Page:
How the West Midlands is leading the way in affordable housing

As real incomes are stagnating and with house prices increasing in almost all parts of the country, building enough affordable homes has become a huge challenge for authorities throughout the UK. However, it seems that the West Midlands have found the solution to this problem. Based on figures from the Ministry of Housing, Communities and Local Government which were released in November, the West Midlands is successfully completing the construction of affordable homes at nearly three times the national average, constructing a total of 1,837 such homes during 2017/18. This was an increase of nearly 33% from the previous figure of 1,383 in 2016/17 and is considerably higher than the UK national average of 12%.  

The Portfolio Holder for Housing for the West Midlands Combined Authority (WMCA), Cllr Mike Bird stated the reason behind the significant increase in affordable housing completion was that the WMCA was proactively “intervening in places and unlocking sites where development has stalled or cannot get started”, as well as maintaining an effective working relationship with the private and public sector. Mayor of the West Midlands Andy Street credited the region’s economic success and job creation for the WMCA’s success in boosting affordable housing completions, as well as the £350 million in funding that has been awarded by central government that will be used in part to unlock brownfield land for development.

Without doubt the WMCA is under immense pressure to accelerate the rate at which it is building new homes, especially if it is to achieve its goal of building 215,000 new homes in the region before 2031. However, the Authority is not put off by this lofty target and is considering a number of innovative solutions in order to deliver more homes faster. The WMCA’s Portfolio Holder for Housing, Cllr Bird, has stated that he is aiming for the West Midlands to become a “global leader” in construction of modular homes, which are cheaper and simpler to build than traditional housing.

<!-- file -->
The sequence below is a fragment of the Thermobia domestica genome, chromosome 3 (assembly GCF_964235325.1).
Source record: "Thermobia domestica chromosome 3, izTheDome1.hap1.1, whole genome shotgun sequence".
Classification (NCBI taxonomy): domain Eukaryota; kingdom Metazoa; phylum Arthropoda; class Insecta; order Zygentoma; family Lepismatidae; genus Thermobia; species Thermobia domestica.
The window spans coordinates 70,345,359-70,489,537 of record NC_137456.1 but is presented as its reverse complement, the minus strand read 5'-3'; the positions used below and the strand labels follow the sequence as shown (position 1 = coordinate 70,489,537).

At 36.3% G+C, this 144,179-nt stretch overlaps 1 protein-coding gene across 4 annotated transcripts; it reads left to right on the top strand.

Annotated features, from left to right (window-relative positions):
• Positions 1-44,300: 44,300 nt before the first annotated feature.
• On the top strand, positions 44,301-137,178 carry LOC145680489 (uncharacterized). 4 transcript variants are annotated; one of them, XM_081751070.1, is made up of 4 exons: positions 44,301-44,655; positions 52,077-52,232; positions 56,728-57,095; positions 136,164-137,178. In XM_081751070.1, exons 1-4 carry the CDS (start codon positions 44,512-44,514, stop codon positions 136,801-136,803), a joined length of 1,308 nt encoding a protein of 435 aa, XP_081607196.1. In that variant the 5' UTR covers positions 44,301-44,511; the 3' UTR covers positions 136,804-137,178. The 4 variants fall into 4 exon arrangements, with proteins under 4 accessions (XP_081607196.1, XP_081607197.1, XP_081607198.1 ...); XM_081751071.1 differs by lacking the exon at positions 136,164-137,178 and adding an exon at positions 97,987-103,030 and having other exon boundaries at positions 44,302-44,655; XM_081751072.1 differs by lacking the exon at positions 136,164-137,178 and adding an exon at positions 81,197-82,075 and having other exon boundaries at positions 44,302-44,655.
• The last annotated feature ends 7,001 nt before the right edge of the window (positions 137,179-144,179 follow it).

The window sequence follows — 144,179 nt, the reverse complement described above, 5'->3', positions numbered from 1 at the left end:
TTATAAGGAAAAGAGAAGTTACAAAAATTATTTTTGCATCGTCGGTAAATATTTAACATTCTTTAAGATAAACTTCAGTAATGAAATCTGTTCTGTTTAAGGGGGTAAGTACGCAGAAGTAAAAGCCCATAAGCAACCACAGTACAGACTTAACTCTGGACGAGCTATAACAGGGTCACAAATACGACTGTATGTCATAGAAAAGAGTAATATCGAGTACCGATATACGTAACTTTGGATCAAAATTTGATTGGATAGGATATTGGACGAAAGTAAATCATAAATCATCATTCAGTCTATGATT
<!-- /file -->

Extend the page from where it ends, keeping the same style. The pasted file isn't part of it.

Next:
An example of innovation in the region recently came from Nuneaton and Bedworth Borough Council, which has been heralded as “trailblazing” for its approach in delivering modular housing. Recently, the authority was able to build four new homes in just 10 weeks using prefabrication, helping to cut the waiting time for houses in the area. In addition, the WMCA has also been pushing ahead with a raft of measures to try and close the housing supply and demand gap, with its £5million Regional Construction Training Fund aimed at recruiting local people to the construction industry, while a National Brownfield Institute will be dedicated to delivering “more efficient ways of getting former industrial land ready for development.”

Whilst it still remains a challenge to deliver sufficient levels of housing, the West Midlands is leading the way in promoting innovative approaches to construction, as well as proactively taking steps to employ local people. If the region can continue to encourage such innovation across areas such as construction, employment and delivery, the West Midlands will be able to firmly cement its place ahead of the curve when it comes to meeting housing needs and affordable homebuilding in the UK. 

Matthew Roberts, Account Executive MPC